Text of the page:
The 10.7 kilometre Toven Tunnel in Nordland, Norway, has become the world’s longest lit entirely by LED lighting.
In what will widely be seen as a vote of confidence in LED technology for tunnels, the operator – the Norwegian Public Roads Administration – opted for LEDs over traditional technologies to achieve low energy and high controllability.
As the tunnel is relatively low traffic, the Admistration wanted a controllable, low-energy solution that met the relevant standards but kept energy to a minimum, especially when few cars were in the tunnel.
The project features a control system that’s unusual in tunnel installations. Presence detection and daylight sensors have been used to manage the light levels. The presence sensors automatically and instantly turn the lights on and off according to the traffic travelling through the tunnel while the daylight sensors adjust the light output according to the light outside. The installation was managed by Scanmatic, a Norwegian contractor specialising in electrical infrastructure design and construction.
The lighting has either meets or exceeds all lighting requirements in the relevant standards, with a luminance level in the inner zone of 0.7cd/m2, which exceeds the requirement of 0.5cd/m2. The efficient LED lamps typically use 21 per cent less energy compared to conventional alternatives. When combined with the intelligent lighting controls employed at Toven tunnel, this figure increases to 70 per cent to secure substantially lower energy costs.
As well as ensuring low energy consumption, the LED lamps provide a long, low maintenance lifetime. This is particularly beneficial for tunnel lighting where maintenance is often difficult and expensive. The luminaires offers a lifetime of 100,000 hours or the equivalent of 11 years – as much as 84 per cent longer than traditional luminaires. Other key priorities for the project were good uniformity, low glare and visual comfort.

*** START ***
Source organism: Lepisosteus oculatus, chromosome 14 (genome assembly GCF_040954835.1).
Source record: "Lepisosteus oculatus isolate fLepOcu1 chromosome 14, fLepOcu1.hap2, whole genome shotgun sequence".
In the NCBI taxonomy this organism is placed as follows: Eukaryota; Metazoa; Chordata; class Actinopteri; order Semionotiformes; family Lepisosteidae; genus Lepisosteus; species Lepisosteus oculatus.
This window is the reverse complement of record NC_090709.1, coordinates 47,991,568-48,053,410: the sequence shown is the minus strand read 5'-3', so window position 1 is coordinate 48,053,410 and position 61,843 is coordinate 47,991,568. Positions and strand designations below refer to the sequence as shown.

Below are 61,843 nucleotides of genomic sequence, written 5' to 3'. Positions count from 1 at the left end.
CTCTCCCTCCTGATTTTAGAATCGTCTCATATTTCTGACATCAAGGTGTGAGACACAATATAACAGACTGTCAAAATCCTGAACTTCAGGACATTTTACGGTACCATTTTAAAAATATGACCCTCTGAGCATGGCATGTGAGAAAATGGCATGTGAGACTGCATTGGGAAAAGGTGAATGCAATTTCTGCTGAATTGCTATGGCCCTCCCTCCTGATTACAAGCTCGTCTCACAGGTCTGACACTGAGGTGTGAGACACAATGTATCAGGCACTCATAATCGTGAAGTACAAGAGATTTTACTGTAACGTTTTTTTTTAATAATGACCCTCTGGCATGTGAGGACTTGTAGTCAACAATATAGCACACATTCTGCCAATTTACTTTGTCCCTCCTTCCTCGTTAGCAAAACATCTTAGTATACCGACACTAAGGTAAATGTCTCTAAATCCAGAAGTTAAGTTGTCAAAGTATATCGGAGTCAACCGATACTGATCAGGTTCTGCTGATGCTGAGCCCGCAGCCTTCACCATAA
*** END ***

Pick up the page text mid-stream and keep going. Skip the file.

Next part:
Hans Øien, technical manager at Thorn Lighting, which supplied the luminaires, told Lux: ‘Toven tunnel is a new tunnel subject to a relatively low amount of traffic. This means a traditional lighting scheme would have resulted in a vast amount of wasted energy. The developer therefore wanted to employ modern LED technology to achieve optimal energy efficiency and a high standard of road safety.’
The use of LEDs in tunnels is the theme of the world’s first Road Tunnel Lighting conference, which takes place in Barcelona on 8 and 9 October 2015. Entry is free for tunnel operators and consulting engineers. See the full programme and register for a free place at www.tunnellightingconference.com.
Picture: Jan Fredrik Eliassen, Statens Vegvesen